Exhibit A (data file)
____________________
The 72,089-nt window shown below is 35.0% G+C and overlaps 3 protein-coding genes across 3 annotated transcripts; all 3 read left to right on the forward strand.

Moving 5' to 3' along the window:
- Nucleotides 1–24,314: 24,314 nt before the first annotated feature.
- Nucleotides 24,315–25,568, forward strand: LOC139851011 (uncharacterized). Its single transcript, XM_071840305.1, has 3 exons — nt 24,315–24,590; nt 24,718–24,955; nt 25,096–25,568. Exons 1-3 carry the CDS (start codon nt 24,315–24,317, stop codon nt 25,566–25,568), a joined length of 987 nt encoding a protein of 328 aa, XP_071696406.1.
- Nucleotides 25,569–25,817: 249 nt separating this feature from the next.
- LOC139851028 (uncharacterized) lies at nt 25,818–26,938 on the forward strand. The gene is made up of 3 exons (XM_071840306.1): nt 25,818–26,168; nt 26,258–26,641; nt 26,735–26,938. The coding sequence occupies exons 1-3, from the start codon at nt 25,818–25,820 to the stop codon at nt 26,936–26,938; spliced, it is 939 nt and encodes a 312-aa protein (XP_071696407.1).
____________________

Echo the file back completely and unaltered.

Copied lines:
The 72,089-nt window shown below is 35.0% G+C and overlaps 3 protein-coding genes across 3 annotated transcripts; all 3 read left to right on the forward strand.

Moving 5' to 3' along the window:
- Nucleotides 1–24,314: 24,314 nt before the first annotated feature.
- Nucleotides 24,315–25,568, forward strand: LOC139851011 (uncharacterized). Its single transcript, XM_071840305.1, has 3 exons — nt 24,315–24,590; nt 24,718–24,955; nt 25,096–25,568. Exons 1-3 carry the CDS (start codon nt 24,315–24,317, stop codon nt 25,566–25,568), a joined length of 987 nt encoding a protein of 328 aa, XP_071696406.1.
- Nucleotides 25,569–25,817: 249 nt separating this feature from the next.
- LOC139851028 (uncharacterized) lies at nt 25,818–26,938 on the forward strand. The gene is made up of 3 exons (XM_071840306.1): nt 25,818–26,168; nt 26,258–26,641; nt 26,735–26,938. The coding sequence occupies exons 1-3, from the start codon at nt 25,818–25,820 to the stop codon at nt 26,936–26,938; spliced, it is 939 nt and encodes a 312-aa protein (XP_071696407.1).